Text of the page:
With the advent in electric and hybrid vehicles, combustion engine vehicles are continually being phased out, the first electric car was invented by Anyos Jedlik, it had an early electric motor and he created a small model car to show off its operation. In 1834 a blacksmith from Vermont named Thomas Davenport built another contraption that operated on a short closed electrified track to demonstrate the abilities with these new ‘electrified’ vehicles.

On and on further developments were made and by the mid-19th century, an electric vehicle held the land speed record until around 1900! The low speed, short-range and high cost of electric vehicles caused the decline of their use as internal combustion engines made advances from low efficiency to the reliable (although polluting) machines they became.

The first electric car had a 200-mile range which is pretty spectacular although the batteries were non-rechargeable which posed a problem in that complete-swap-outs of the battery packs were required to get new range options.

Even though electric cars and small trucks swayed away from electric to Petroleum and Diesel engines due to a lack of technological application (mainly being battery storage) some niche markets like trains, trams and shunting ‘engines’ remained and evolved onward.

The first electric train was built in 1837 by chemist Robert Stevenson, it was powered by Galvanic battery cells. He later built an even bigger locomotive called Galvani which was exhibited at the Royal Scottish Society Of Arts Exhibition in 1874 – the beast of a machine weighed 7,100 Kg (15652.82 lbs), it had two direct-drive reluctance motor having fixed electromagnets with simple commutators. It could haul a load of some 6,100 kg (13448.2 lbs) at 4 mph for a distance of just 1.5 miles and was subsequently scrapped due to the limited battery storage preventing its further improvements and applications – Railway workers destroyed the machine as they saw it was a treat to their employment security.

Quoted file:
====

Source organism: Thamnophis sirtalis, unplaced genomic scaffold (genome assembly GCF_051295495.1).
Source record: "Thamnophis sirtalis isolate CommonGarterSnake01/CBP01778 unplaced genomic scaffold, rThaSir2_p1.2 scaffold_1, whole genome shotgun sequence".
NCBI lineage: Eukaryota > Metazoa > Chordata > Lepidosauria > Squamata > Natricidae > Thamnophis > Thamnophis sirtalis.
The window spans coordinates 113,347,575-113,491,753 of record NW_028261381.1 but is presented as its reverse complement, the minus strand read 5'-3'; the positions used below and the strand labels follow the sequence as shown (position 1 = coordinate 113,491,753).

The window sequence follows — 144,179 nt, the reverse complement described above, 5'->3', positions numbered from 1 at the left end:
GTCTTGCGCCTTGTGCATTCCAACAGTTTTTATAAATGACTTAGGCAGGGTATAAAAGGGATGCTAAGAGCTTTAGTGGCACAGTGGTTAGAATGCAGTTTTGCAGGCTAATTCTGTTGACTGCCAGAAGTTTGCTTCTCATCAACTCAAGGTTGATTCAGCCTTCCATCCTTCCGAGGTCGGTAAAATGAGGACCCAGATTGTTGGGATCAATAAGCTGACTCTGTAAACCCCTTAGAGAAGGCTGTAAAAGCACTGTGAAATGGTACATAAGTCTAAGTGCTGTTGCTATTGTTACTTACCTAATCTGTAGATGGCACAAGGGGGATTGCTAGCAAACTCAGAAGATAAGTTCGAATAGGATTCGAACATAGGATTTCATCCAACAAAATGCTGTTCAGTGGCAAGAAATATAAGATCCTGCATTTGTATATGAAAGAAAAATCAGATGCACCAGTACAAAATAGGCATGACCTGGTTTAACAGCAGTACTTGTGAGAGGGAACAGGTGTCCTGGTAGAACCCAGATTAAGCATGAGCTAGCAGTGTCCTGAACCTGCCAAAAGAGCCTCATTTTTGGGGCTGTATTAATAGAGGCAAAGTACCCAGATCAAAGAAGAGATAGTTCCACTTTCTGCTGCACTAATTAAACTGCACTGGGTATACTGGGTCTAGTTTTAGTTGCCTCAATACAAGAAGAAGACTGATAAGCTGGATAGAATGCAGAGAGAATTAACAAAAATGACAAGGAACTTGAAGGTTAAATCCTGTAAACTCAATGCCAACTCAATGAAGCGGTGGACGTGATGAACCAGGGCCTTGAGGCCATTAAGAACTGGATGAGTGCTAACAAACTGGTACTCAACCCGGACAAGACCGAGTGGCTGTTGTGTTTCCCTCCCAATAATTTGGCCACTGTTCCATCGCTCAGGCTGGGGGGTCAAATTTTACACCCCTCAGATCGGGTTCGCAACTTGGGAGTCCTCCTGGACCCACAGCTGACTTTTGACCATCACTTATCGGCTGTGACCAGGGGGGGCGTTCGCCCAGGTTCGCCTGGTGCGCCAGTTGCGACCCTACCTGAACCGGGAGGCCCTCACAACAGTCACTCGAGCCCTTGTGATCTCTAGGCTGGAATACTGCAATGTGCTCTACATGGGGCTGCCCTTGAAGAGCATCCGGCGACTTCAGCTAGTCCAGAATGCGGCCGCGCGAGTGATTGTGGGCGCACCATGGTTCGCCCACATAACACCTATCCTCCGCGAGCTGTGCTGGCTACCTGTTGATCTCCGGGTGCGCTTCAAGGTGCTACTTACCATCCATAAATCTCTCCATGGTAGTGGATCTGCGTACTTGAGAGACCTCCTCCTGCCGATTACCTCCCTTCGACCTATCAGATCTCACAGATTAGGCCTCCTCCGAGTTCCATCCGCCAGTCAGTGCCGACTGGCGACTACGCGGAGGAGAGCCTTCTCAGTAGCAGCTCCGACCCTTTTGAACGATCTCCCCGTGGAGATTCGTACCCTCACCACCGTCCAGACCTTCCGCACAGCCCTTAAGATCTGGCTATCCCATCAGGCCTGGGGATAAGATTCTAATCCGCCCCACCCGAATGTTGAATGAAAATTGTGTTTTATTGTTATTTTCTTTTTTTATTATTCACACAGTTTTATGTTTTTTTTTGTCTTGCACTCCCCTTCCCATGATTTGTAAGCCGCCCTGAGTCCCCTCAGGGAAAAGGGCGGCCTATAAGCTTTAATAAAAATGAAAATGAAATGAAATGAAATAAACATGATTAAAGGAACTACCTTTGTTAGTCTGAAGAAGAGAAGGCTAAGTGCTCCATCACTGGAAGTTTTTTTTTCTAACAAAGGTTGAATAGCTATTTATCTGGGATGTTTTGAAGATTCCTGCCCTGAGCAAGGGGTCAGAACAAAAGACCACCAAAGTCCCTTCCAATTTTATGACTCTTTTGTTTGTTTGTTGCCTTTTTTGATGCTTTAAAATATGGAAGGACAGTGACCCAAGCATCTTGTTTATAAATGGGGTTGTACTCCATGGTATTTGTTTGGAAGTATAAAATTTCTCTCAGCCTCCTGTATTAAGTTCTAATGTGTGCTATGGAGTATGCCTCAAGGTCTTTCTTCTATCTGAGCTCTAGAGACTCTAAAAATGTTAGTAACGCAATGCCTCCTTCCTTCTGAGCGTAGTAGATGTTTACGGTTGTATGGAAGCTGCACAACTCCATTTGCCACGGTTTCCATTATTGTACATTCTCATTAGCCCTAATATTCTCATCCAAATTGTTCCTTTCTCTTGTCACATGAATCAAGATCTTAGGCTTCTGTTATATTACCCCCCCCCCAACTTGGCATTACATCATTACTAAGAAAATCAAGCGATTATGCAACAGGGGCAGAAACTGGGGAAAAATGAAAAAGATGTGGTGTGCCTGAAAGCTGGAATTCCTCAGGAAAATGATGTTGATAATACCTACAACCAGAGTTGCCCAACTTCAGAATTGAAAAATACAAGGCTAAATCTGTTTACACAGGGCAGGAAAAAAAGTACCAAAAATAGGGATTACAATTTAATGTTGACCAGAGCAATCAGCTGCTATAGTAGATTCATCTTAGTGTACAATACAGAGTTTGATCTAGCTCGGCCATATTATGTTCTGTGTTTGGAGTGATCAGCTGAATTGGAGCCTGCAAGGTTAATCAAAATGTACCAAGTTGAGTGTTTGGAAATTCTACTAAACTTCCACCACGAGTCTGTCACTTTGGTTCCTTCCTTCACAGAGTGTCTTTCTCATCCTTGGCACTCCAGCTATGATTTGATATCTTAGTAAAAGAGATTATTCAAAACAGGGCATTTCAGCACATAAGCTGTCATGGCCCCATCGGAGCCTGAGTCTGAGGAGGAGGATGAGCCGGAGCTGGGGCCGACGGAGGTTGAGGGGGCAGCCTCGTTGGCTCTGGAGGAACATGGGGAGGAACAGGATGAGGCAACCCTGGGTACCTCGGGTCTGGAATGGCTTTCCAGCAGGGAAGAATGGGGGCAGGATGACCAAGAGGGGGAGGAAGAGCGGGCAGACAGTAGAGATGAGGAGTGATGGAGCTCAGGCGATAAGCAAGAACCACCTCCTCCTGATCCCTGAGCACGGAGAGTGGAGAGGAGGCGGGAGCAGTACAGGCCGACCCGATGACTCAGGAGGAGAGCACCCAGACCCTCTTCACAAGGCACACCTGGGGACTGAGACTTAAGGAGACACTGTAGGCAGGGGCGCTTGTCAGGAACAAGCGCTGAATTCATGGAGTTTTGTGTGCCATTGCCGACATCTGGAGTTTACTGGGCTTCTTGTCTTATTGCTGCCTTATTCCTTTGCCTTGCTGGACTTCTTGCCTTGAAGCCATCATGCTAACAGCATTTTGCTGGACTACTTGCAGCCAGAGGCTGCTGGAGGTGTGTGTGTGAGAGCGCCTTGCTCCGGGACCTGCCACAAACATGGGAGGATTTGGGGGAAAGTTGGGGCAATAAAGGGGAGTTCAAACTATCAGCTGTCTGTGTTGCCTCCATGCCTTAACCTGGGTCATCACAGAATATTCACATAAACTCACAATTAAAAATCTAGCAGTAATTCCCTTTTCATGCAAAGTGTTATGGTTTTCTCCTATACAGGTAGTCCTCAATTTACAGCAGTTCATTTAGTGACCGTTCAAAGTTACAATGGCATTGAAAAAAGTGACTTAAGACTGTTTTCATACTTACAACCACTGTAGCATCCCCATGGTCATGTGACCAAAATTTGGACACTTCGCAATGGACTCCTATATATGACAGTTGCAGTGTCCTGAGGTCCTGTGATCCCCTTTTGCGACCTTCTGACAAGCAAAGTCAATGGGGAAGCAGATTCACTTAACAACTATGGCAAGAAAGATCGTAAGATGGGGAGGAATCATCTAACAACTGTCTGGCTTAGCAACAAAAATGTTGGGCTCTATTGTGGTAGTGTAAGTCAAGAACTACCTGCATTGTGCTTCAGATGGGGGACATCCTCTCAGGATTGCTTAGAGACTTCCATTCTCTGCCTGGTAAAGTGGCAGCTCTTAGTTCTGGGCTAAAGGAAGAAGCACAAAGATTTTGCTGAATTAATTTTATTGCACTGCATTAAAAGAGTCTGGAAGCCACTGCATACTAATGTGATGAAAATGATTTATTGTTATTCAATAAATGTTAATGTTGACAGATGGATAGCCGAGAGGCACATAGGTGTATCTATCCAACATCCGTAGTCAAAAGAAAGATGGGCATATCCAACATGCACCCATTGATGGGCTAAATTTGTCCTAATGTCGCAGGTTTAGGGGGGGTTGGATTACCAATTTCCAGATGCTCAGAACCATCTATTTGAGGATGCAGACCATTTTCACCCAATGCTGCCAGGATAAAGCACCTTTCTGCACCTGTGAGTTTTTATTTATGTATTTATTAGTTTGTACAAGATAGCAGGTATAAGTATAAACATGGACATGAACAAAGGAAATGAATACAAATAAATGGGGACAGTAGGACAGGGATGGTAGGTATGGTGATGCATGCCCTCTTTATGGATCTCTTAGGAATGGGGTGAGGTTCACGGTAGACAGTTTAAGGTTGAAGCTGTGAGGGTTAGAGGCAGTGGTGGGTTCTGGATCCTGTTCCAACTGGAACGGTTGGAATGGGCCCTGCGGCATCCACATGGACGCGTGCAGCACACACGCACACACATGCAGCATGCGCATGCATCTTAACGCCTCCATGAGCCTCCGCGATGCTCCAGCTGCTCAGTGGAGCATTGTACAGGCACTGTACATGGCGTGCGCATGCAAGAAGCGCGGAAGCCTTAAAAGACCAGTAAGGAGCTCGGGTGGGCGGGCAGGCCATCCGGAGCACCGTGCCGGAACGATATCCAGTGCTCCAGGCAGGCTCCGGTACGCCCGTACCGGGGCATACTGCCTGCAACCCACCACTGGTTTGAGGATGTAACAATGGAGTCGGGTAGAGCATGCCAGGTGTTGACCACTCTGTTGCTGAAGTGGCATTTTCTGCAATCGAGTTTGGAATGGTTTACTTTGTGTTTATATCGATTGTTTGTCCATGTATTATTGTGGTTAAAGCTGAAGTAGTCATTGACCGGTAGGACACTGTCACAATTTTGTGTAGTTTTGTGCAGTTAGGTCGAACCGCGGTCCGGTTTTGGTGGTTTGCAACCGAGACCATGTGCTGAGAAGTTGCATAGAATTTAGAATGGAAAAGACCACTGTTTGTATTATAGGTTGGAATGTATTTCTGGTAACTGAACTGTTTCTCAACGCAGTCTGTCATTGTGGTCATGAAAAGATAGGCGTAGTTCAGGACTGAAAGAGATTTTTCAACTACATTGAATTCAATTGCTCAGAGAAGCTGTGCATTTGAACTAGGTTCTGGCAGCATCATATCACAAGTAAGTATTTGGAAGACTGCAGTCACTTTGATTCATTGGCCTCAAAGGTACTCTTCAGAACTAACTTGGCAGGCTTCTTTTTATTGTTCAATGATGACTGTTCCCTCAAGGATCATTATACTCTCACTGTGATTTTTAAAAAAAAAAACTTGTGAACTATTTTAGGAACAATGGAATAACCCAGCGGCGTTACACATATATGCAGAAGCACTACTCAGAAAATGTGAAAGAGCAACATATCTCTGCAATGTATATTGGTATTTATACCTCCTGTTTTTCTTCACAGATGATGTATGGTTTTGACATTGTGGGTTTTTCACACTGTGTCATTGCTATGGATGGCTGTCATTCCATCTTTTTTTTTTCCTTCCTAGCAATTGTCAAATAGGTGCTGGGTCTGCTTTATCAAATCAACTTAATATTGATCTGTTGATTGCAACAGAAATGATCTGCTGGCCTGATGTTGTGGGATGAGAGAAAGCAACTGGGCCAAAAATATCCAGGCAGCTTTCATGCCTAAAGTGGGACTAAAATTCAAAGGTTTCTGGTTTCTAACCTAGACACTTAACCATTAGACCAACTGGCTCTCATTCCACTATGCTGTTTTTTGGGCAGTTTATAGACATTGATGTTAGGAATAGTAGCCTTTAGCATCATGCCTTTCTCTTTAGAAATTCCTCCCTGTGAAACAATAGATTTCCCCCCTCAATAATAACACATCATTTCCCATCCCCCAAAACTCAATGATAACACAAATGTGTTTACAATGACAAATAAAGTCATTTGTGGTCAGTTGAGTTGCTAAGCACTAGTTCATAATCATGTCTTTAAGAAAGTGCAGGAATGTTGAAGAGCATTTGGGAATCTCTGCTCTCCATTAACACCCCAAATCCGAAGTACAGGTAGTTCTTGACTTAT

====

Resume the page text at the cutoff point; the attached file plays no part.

Further enhancements were made to not only the electric motors driving the machines but also with internal battery storage, there was a crossover when the use of electrified rails was introduced in Britain in 1840, this created a simpler overall traction engine that was lighter and simpler to operate with lower running costs too – similar patents hit the USA in 1847 and electrified rails (as well as diesel engines) operate to this day across a wide range of sectors from simple passenger movements to haulage across entire continents.

As growing concerns have come to light over environmental pollution due to hydrocarbon-fueled vehicles with their damaging exhaust emissions, general interest in alternative energy sources have grown as well as infrastructure to support the ‘plug-in’ networks. Electric cars and their motors are now very efficient; both the Tesla Model S and Model X utilise Alternative Current (AC) motors with an efficiency of 93 %, after switching to permanent magnet reluctance motors, the efficiency jumped to 96 %.

Passenger transport buses in some major cities utilise a ‘donkey engine’, this is a small diesel power internal combustion engine that generates electricity to drive the motor-hubbed wheels, this cuts with the need for a larger traditional gas-guzzling engine and saves animals, people and trees being polluted so much – little by little any improvement is a massive one.

Not only ground-based vehicles but air-borne systems are constantly being developed (manned or otherwise), the much-acclaimed ‘Solar Impulse 2’ all-electric aeroplane circled the globe in 2016 with 16 legs to the journey that took 23 days, the plane has 17,000 solar panels that operate electric propellors in the day time active flight time as well as storing energy in internal batteries for night fight – for the flight, the plane climbed to 29,000 feet in the day and then glided down to 5,000 feet night to conserve energy, the speed of the flight averaged just 30 mph but faster speeds were achieved with good sunlight and a combined tailwind that further saved energy costs.

Whatever your thought on electrically powered vehicles, they are here to stay and should be welcomed with open arms not only due to an environmental awareness but even with their ‘cool’ factor.

The uptrend for electric vehicles happened in 2010 with a combined sale of electric cars and vans supparsing 1,000,000 units, continued uptrends showed that global sales of light-duty electric as well as hybrid vehichle passed 5,000,000 units in 2018.